The Idaho Center for Fiscal Policy reported Monday that teacher pay in Idaho ranks 43rd in the nation, and Idaho teacher pay is close to the pay in several other states where teachers have gone on strike.
“Teacher compensation has been in the news a lot around the country,” said Lauren Necochea, center director. “That did spur our interest in looking at how Idaho teachers are being compensated and whether we might see something similar happening here.”
The center’s report notes that Idaho identified a teacher career ladder pay plan as a top driver of quality education in 2013, and the state has been phasing in the plan; it’s now in the fourth year of five.
According to the center, teachers in Arizona, Colorado, Kentucky, North Carolina, Oklahoma and West Virginia have walked off the job over pay and school funding the past year. Arizona teachers made $101 less a year than Idaho teachers, on average, in 2016-17. Kentucky teachers made $4,835 a year more than Idaho teachers, on average.
Average teacher pay in North Carolina was higher than Idaho’s; averages in Colorado, West Virginia and Oklahoma were slightly lower.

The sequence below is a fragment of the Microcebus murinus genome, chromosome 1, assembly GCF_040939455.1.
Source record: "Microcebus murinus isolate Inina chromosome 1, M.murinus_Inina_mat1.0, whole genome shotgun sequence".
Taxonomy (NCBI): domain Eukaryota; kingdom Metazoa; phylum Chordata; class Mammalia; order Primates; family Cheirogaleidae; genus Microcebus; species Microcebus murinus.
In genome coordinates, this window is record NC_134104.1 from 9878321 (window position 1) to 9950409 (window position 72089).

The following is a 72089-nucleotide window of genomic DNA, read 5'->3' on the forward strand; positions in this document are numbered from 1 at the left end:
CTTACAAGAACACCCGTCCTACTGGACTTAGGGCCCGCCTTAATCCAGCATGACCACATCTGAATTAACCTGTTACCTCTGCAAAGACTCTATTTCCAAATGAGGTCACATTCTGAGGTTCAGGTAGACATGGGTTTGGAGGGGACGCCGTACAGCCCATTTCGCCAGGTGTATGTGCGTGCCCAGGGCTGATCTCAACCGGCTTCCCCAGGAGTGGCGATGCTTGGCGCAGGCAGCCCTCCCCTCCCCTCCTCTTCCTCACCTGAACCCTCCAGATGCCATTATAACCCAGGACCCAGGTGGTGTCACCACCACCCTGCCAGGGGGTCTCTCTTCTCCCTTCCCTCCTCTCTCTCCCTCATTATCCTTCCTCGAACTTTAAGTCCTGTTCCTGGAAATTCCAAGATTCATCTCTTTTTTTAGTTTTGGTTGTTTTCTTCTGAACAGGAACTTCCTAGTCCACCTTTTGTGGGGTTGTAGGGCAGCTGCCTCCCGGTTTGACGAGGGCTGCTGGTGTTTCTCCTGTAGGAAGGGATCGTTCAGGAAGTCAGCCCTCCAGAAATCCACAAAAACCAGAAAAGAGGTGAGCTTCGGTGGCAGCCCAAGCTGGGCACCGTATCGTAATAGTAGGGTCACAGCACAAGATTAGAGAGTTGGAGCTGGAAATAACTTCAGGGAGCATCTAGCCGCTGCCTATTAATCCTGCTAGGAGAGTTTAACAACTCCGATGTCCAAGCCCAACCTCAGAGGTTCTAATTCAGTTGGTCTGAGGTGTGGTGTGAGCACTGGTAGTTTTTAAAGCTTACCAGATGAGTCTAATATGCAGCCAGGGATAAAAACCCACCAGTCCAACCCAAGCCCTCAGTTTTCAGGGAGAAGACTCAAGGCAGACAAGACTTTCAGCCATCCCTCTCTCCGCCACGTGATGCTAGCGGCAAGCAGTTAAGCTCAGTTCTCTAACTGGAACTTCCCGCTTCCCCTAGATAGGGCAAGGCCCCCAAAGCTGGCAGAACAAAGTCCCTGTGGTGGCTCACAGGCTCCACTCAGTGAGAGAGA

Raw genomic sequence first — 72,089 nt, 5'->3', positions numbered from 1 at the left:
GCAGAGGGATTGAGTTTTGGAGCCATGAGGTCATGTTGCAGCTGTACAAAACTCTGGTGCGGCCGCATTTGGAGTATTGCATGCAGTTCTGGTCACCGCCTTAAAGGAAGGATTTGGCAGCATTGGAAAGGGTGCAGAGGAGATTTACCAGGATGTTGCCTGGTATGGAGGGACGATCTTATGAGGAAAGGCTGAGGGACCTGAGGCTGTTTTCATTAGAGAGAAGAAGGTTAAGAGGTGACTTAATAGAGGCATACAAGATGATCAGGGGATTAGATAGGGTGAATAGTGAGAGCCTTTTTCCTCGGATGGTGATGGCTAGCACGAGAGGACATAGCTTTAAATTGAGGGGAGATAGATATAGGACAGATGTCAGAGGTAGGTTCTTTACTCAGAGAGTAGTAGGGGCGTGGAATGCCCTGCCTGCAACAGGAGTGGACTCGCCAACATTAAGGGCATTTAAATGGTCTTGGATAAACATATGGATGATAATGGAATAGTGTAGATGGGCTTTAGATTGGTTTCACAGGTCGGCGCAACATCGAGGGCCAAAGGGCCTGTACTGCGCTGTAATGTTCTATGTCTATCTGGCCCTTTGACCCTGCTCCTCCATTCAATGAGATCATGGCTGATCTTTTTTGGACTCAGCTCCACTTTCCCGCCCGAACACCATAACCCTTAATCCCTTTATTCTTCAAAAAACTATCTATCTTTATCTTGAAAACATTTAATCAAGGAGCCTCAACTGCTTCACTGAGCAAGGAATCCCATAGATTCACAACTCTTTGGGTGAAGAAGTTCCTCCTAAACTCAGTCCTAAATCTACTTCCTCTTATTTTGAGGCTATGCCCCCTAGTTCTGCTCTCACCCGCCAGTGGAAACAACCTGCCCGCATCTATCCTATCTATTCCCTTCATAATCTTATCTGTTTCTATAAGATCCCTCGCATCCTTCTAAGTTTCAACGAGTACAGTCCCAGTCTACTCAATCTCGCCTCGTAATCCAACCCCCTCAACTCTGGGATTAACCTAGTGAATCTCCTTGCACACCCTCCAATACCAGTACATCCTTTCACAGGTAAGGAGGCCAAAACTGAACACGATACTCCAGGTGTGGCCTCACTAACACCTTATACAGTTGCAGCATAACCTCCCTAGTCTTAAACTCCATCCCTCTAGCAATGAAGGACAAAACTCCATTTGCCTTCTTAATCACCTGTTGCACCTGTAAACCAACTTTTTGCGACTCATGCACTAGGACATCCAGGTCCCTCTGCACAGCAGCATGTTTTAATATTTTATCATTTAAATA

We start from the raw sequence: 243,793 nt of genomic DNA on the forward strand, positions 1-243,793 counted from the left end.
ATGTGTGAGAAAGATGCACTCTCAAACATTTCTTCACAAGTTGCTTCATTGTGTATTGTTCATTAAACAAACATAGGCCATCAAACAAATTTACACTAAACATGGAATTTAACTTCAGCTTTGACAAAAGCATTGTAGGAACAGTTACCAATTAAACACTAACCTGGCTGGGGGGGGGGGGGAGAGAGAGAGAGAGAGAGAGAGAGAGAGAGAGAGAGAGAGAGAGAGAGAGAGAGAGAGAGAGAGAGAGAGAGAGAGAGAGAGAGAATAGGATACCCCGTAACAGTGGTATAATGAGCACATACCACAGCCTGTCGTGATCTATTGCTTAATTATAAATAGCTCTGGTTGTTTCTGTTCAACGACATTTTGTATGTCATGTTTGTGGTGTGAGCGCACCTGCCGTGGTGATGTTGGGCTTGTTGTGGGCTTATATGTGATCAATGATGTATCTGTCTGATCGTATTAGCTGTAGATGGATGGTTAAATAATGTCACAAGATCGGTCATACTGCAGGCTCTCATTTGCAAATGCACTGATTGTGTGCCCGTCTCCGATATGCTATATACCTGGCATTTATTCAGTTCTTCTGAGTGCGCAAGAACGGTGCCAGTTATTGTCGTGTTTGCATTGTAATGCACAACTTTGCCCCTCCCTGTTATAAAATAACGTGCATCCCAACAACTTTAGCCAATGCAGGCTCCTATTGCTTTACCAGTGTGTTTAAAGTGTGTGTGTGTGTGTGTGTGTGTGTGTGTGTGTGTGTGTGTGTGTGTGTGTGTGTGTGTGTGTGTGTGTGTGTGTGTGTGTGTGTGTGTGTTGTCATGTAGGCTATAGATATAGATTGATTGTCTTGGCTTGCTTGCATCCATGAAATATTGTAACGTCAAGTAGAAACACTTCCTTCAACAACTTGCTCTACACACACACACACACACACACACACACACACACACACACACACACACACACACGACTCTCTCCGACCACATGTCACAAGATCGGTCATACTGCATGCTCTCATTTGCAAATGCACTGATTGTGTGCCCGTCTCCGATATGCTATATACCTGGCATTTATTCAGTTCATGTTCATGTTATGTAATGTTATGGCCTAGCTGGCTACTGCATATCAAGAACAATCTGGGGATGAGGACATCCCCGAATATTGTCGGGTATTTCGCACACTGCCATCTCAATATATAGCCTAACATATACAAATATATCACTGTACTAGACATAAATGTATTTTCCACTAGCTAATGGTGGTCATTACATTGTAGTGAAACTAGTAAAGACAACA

The center also found that teacher pay has lost ground to inflation over the past two decades, and Idaho teachers have lost more by that measure than their counterparts across the nation. According to the National Center for Education Statistics, average teacher pay in inflation-adjusted dollars dropped 1.8 percent from 1999-2000 to 2016-17; in Idaho, it was a 6.8 percent drop. Idaho teacher pay averaged $47,504 a year in 2016-17, according to the report.
The center also found that the number of Idaho teachers who are not fully certified for their subject areas is growing, particularly in rural Idaho, and that one in five Idaho teachers don’t return to their school the following year, an attrition rate that’s nearly 4 percentage points higher than the national average.
“Well-qualified, effective teachers are the most important investment we make in education,” the report said. “Teacher compensation has a positive relationship with teacher retention and student performance, increasing the likelihood that children will finish high school and be prepared for the workforce.”